The late James Coleman, an eminent Chicago sociologist, used to teach that it is good for children to be raised within mixed age groups and dangerous to have them grow up within same-age peer groups. For him, the small farmer family where young and old worked at their different tasks on the same farm, and the community of master and apprentices in the workshop, were the ideal educational environments. Adolescents thrown together in the school and “hanging out” together after school ran a high risk that too much of each other’s company would coarsen them and make them form gangs where outrageous behaviour earned them peer admiration.

This is perhaps the right juncture to remember the sinister story of compulsory social re-grouping on a wildlife reservation in East Africa. The elephant population was growing too dense. To relieve the pressure, substantial numbers of young elephants were captured and placed several hundred miles away in an area where only a few elephants lived. After a while game wardens in that area began to find corpses of rhinoceros crushed to death by unexplained blows or pressures. The mystery of these deaths was solved when gangs of up to a dozen young elephants were observed chasing rhinos at full gallop. Catching up with one, they overturned and stomped it to death. It was concluded that being forcibly taken out of their family environment and thrown together with their peers has turned them into coarse, wanton hooligans.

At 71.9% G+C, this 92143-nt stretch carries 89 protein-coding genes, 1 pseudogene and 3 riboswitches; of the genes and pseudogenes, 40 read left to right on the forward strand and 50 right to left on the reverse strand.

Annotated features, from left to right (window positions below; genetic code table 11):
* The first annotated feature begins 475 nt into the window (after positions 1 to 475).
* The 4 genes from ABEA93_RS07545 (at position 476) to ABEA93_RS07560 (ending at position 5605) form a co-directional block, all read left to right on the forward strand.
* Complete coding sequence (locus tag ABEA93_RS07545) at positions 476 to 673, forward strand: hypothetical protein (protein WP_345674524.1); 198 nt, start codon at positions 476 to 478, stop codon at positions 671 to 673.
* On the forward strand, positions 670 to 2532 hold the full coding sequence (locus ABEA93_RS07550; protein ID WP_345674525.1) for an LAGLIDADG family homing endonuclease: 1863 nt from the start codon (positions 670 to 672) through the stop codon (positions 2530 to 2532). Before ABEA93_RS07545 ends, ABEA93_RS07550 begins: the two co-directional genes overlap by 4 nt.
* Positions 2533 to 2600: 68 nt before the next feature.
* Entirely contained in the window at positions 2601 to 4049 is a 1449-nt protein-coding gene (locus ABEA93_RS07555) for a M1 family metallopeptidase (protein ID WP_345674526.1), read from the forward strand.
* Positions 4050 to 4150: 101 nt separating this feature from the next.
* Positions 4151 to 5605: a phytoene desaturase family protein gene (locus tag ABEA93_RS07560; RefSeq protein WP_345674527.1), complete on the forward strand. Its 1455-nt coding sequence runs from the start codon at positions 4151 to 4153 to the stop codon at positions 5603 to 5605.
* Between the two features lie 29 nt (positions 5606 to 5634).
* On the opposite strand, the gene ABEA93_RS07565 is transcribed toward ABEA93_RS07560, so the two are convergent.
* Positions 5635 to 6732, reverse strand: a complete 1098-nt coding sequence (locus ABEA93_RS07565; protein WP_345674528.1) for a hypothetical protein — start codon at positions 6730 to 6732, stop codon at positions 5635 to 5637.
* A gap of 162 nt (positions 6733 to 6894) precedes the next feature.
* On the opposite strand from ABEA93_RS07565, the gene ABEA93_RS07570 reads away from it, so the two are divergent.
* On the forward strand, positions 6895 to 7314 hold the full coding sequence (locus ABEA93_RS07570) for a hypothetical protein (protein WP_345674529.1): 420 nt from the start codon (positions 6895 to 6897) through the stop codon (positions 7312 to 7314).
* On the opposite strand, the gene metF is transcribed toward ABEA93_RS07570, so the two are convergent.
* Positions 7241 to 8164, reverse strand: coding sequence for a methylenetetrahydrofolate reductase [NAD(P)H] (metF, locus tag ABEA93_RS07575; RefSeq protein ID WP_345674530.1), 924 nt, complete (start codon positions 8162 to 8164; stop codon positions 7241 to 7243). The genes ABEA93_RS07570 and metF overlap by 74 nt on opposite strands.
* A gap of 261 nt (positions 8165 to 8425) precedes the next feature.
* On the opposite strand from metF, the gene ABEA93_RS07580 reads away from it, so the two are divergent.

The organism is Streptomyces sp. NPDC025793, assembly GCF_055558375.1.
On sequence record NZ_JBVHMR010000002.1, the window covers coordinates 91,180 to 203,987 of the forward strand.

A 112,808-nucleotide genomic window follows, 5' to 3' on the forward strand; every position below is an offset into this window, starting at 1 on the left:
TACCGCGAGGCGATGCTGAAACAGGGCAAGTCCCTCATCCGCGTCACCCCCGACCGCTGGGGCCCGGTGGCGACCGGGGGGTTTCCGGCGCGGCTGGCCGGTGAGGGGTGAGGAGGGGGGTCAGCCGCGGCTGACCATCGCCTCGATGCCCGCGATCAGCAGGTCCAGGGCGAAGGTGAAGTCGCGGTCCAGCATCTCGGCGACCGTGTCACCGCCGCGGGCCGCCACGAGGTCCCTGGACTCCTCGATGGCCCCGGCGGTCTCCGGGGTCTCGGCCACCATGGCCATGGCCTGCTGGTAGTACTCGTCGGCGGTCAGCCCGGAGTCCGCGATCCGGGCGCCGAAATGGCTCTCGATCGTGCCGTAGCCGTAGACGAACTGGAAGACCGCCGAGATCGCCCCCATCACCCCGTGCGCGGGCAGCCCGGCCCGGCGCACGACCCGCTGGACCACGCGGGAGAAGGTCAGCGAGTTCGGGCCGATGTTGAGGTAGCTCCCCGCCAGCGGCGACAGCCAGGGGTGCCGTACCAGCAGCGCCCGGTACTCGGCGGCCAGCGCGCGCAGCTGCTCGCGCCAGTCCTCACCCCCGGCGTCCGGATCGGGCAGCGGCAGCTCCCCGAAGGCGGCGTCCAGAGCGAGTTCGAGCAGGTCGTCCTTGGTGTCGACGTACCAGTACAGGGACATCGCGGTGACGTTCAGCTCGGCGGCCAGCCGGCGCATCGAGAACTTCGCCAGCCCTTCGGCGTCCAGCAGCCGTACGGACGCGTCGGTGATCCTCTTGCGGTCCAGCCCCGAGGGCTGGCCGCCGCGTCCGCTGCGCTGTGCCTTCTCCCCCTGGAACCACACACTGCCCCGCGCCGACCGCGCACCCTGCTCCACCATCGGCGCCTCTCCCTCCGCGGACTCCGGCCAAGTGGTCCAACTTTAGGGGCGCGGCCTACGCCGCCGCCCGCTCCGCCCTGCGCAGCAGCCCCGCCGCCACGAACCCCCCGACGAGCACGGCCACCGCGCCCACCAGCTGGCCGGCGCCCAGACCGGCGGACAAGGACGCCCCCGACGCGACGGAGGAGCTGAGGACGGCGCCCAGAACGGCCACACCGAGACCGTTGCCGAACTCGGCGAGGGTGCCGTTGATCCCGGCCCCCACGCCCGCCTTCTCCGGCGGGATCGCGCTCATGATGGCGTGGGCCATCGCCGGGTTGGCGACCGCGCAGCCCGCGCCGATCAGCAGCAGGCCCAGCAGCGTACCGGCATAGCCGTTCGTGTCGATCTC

I will stop short of insinuating that force-feeding the young with education some of them are unwilling or unfit to assume, and extensions of the school-leaving age that divert many young people from timely apprenticeship and natural transition into working life, are turning them into replicas of rogue hooligan beasts. Things are not as bad as that, but very much worse than the advocates of ever more, ever longer and ever more expensive compulsory education keep on imagining. Their dream of turning out well-behaved and highly knowledgeable young people destined to have a better life than their parents, while by the same stroke creating a huge positive externality in the form of a “knowledge-based” super-productive economy (such as was set as the medium-term objective for the European Union at its 2003 Lisbon summit) is proving to be just that, a dream. Awake to reality, less paternalistic and less coercive means may be adopted, whose use runs into less resistance.


*Anthony de Jasay is an Anglo-Hungarian economist living in France. He is the author, a.o., of The State (Oxford, 1985), Social Contract, Free Ride (Oxford 1989) and Against Politics (London,1997). His latest book, Justice and Its Surroundings, was published by Liberty Fund in the summer of 2002.

The State is also available online on this website.

For more articles by Anthony de Jasay, see the Archive.